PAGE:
By Chris Adams

Dr. Brian Hepburn has seen the transformation of America’s mental health system up close.

When he was young, two of his aunts worked at a state psychiatric hospital in Michigan, one as a head nurse and the second as an assistant head nurse. One of those aunts lived in the hospital’s training center, so he would be there for birthdays and holidays and other visits.

“We used to go to tea parties with the patients at the hospital,” he said. “That was at a time that people rarely ever left. We interacted with them fairly easily.”

He worked at the hospital himself, and his mother was sometimes a patient there, so he came to know it well.

But that was in the 1950 and 1960s, and since then behavioral health treatment has changed substantially. In a session at the National Press Foundation, Hepburn – now executive director of the National Association of State Mental Health Program Directors – described the arc of treatment settings over past decades.

That encompassed a major overhaul in how people are treated. Just one example: Over four decades, state mental health expenditures for psychiatric hospitals and those for community-based outpatient services flipped, with the hospital portion moving from two-thirds of spending to less than one-third.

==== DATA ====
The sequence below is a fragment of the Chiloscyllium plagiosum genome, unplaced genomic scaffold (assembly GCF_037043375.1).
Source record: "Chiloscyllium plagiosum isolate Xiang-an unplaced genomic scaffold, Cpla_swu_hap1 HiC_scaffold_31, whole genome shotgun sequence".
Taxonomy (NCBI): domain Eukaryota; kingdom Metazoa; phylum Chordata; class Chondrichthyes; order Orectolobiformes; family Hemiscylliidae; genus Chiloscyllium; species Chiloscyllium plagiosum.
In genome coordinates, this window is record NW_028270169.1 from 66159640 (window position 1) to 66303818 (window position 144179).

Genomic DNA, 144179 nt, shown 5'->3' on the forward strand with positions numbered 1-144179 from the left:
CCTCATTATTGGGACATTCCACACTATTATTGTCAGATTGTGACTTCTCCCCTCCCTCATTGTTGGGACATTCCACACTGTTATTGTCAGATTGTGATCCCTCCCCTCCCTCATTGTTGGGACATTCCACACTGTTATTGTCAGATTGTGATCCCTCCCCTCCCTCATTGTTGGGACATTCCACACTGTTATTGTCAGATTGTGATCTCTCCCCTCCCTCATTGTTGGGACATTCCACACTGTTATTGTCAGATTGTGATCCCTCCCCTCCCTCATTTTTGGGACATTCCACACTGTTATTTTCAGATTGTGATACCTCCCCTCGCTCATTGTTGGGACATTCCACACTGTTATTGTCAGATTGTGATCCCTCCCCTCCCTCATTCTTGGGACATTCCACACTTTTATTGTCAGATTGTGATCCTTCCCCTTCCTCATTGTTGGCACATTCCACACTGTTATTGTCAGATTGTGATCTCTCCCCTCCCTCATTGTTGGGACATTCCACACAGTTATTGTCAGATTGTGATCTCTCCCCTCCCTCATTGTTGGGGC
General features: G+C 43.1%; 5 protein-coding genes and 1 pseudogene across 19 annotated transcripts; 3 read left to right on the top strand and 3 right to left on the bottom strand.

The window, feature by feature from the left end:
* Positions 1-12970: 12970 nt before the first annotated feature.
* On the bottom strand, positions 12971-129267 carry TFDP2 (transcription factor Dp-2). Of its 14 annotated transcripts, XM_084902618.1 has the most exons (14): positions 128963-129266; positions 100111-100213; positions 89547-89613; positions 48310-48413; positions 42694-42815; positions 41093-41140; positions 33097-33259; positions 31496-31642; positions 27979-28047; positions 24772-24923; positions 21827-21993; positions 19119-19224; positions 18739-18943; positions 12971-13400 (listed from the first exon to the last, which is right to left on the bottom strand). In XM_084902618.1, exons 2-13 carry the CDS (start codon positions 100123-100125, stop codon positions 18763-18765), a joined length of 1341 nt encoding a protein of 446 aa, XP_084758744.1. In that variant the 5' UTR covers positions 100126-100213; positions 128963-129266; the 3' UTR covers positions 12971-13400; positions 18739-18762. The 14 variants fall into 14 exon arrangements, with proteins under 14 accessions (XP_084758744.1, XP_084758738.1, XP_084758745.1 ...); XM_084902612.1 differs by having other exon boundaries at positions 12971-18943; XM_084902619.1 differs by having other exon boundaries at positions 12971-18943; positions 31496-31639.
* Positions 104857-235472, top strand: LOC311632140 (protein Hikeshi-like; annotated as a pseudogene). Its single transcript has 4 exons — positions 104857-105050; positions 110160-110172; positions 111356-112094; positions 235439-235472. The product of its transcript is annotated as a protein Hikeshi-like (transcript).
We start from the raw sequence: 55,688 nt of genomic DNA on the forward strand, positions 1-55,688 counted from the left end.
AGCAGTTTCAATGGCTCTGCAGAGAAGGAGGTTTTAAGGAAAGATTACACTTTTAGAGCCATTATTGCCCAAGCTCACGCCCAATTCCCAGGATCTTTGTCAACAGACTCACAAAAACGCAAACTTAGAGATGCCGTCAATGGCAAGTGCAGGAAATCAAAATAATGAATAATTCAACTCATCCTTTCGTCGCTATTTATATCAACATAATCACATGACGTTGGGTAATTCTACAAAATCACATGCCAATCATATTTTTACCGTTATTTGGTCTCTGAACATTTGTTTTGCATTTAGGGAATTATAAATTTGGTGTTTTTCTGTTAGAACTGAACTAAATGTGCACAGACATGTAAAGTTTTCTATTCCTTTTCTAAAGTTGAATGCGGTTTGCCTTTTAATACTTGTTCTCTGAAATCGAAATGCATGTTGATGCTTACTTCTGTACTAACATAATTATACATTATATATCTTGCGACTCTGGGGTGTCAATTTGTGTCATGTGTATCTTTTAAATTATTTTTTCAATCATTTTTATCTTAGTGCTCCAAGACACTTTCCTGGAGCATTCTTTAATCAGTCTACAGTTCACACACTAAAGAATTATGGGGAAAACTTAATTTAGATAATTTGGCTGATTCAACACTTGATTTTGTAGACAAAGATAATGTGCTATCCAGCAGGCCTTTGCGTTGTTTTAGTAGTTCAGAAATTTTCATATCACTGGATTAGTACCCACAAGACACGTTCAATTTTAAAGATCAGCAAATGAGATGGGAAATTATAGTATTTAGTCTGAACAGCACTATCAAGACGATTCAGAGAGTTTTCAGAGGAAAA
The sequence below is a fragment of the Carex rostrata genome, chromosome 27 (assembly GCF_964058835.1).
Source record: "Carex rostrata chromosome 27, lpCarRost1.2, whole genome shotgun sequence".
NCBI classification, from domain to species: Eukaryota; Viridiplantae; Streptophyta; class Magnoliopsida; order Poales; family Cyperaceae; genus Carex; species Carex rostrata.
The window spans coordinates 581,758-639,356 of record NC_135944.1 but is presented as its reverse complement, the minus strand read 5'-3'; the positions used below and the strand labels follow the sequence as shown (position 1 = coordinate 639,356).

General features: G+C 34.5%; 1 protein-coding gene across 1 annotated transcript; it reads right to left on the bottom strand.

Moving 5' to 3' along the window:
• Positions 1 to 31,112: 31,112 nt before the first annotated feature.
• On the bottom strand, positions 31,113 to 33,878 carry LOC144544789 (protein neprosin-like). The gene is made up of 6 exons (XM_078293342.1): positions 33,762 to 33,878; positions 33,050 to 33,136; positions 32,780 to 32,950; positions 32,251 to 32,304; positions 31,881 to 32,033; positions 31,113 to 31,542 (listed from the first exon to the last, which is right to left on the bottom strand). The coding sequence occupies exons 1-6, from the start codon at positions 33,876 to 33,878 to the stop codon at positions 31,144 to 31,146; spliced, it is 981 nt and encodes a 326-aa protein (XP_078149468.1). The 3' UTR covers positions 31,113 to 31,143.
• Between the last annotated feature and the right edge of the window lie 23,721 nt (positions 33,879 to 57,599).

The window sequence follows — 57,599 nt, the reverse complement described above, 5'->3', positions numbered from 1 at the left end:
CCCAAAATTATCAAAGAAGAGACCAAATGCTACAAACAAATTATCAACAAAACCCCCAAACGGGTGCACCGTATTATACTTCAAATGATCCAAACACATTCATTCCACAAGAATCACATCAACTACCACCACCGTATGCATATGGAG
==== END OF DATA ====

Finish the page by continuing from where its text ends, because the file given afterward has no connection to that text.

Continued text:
Hepburn described some of the other changes, including the growth of community health models in the 1970s and 1980s; the move into managed care in the 1980s and 1990s; the innovations brought by the New Freedom Commission during the 2000s; and the impact of the Affordable Care Act in the 2010s.

Two of those key ACA impacts were the mandates that children could stay on their parents’ health insurance until age 26 and that insurers couldn’t turn down people with pre-existing conditions.

That’s key in mental health, Hepburn said. “Behavioral health issues are issues of the young,” he said.